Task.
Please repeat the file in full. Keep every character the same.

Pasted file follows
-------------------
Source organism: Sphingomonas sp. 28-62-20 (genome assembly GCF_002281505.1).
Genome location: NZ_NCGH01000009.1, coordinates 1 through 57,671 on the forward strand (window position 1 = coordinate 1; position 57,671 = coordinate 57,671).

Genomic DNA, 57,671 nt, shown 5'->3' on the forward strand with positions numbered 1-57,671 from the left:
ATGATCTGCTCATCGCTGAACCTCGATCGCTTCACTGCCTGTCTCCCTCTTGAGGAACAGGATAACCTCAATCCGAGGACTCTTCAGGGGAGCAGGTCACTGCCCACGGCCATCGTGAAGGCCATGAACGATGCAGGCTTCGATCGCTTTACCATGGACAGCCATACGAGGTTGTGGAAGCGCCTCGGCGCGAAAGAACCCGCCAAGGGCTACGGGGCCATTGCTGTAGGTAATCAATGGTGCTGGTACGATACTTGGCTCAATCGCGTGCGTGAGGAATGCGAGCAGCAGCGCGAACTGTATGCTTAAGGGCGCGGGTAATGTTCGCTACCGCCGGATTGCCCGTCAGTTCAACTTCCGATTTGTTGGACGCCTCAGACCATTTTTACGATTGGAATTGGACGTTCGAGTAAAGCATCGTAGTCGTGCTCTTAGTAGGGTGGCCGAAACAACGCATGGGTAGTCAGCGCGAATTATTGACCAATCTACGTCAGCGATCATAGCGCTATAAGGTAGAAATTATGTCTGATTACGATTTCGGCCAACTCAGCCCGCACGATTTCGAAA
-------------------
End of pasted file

Source organism: Sphingomonas sp. 28-62-20 (genome assembly GCF_002281505.1).
Genome location: NZ_NCGH01000009.1, coordinates 1 through 57,671 on the forward strand (window position 1 = coordinate 1; position 57,671 = coordinate 57,671).

Genomic DNA, 57,671 nt, shown 5'->3' on the forward strand with positions numbered 1-57,671 from the left:
ATGATCTGCTCATCGCTGAACCTCGATCGCTTCACTGCCTGTCTCCCTCTTGAGGAACAGGATAACCTCAATCCGAGGACTCTTCAGGGGAGCAGGTCACTGCCCACGGCCATCGTGAAGGCCATGAACGATGCAGGCTTCGATCGCTTTACCATGGACAGCCATACGAGGTTGTGGAAGCGCCTCGGCGCGAAAGAACCCGCCAAGGGCTACGGGGCCATTGCTGTAGGTAATCAATGGTGCTGGTACGATACTTGGCTCAATCGCGTGCGTGAGGAATGCGAGCAGCAGCGCGAACTGTATGCTTAAGGGCGCGGGTAATGTTCGCTACCGCCGGATTGCCCGTCAGTTCAACTTCCGATTTGTTGGACGCCTCAGACCATTTTTACGATTGGAATTGGACGTTCGAGTAAAGCATCGTAGTCGTGCTCTTAGTAGGGTGGCCGAAACAACGCATGGGTAGTCAGCGCGAATTATTGACCAATCTACGTCAGCGATCATAGCGCTATAAGGTAGAAATTATGTCTGATTACGATTTCGGCCAACTCAGCCCGCACGATTTCGAAA